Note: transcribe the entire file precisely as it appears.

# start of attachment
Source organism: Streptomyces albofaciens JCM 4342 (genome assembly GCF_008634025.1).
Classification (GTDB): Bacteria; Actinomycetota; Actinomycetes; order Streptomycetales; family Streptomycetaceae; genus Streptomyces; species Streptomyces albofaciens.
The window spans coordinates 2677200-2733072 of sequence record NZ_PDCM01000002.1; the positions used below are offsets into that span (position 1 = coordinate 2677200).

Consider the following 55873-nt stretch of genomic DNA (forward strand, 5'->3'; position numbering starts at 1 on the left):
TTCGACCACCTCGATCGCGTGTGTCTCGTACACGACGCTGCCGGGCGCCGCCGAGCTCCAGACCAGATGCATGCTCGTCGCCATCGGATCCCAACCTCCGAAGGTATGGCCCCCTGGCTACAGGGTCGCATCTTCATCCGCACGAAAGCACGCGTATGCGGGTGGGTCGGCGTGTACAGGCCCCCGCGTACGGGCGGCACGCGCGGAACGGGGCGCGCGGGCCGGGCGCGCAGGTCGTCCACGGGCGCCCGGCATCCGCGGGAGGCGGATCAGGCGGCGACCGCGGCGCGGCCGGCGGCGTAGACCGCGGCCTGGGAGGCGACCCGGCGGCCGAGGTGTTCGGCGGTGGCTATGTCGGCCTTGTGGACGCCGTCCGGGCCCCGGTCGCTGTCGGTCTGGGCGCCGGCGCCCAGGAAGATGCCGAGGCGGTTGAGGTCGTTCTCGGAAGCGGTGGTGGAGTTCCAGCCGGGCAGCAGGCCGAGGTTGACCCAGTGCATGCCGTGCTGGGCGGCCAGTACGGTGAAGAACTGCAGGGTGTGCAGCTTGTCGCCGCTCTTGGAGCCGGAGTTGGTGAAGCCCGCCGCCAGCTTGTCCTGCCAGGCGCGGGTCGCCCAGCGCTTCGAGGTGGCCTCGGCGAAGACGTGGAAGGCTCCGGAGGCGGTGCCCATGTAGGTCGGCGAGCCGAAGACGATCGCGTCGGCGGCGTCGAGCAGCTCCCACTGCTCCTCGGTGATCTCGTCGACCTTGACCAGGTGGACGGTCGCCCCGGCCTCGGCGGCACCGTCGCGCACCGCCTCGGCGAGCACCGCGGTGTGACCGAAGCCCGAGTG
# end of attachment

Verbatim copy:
Source organism: Streptomyces albofaciens JCM 4342 (genome assembly GCF_008634025.1).
Classification (GTDB): Bacteria; Actinomycetota; Actinomycetes; order Streptomycetales; family Streptomycetaceae; genus Streptomyces; species Streptomyces albofaciens.
The window spans coordinates 2677200-2733072 of sequence record NZ_PDCM01000002.1; the positions used below are offsets into that span (position 1 = coordinate 2677200).

Consider the following 55873-nt stretch of genomic DNA (forward strand, 5'->3'; position numbering starts at 1 on the left):
TTCGACCACCTCGATCGCGTGTGTCTCGTACACGACGCTGCCGGGCGCCGCCGAGCTCCAGACCAGATGCATGCTCGTCGCCATCGGATCCCAACCTCCGAAGGTATGGCCCCCTGGCTACAGGGTCGCATCTTCATCCGCACGAAAGCACGCGTATGCGGGTGGGTCGGCGTGTACAGGCCCCCGCGTACGGGCGGCACGCGCGGAACGGGGCGCGCGGGCCGGGCGCGCAGGTCGTCCACGGGCGCCCGGCATCCGCGGGAGGCGGATCAGGCGGCGACCGCGGCGCGGCCGGCGGCGTAGACCGCGGCCTGGGAGGCGACCCGGCGGCCGAGGTGTTCGGCGGTGGCTATGTCGGCCTTGTGGACGCCGTCCGGGCCCCGGTCGCTGTCGGTCTGGGCGCCGGCGCCCAGGAAGATGCCGAGGCGGTTGAGGTCGTTCTCGGAAGCGGTGGTGGAGTTCCAGCCGGGCAGCAGGCCGAGGTTGACCCAGTGCATGCCGTGCTGGGCGGCCAGTACGGTGAAGAACTGCAGGGTGTGCAGCTTGTCGCCGCTCTTGGAGCCGGAGTTGGTGAAGCCCGCCGCCAGCTTGTCCTGCCAGGCGCGGGTCGCCCAGCGCTTCGAGGTGGCCTCGGCGAAGACGTGGAAGGCTCCGGAGGCGGTGCCCATGTAGGTCGGCGAGCCGAAGACGATCGCGTCGGCGGCGTCGAGCAGCTCCCACTGCTCCTCGGTGATCTCGTCGACCTTGACCAGGTGGACGGTCGCCCCGGCCTCGGCGGCACCGTCGCGCACCGCCTCGGCGAGCACCGCGGTGTGACCGAAGCCCGAGTG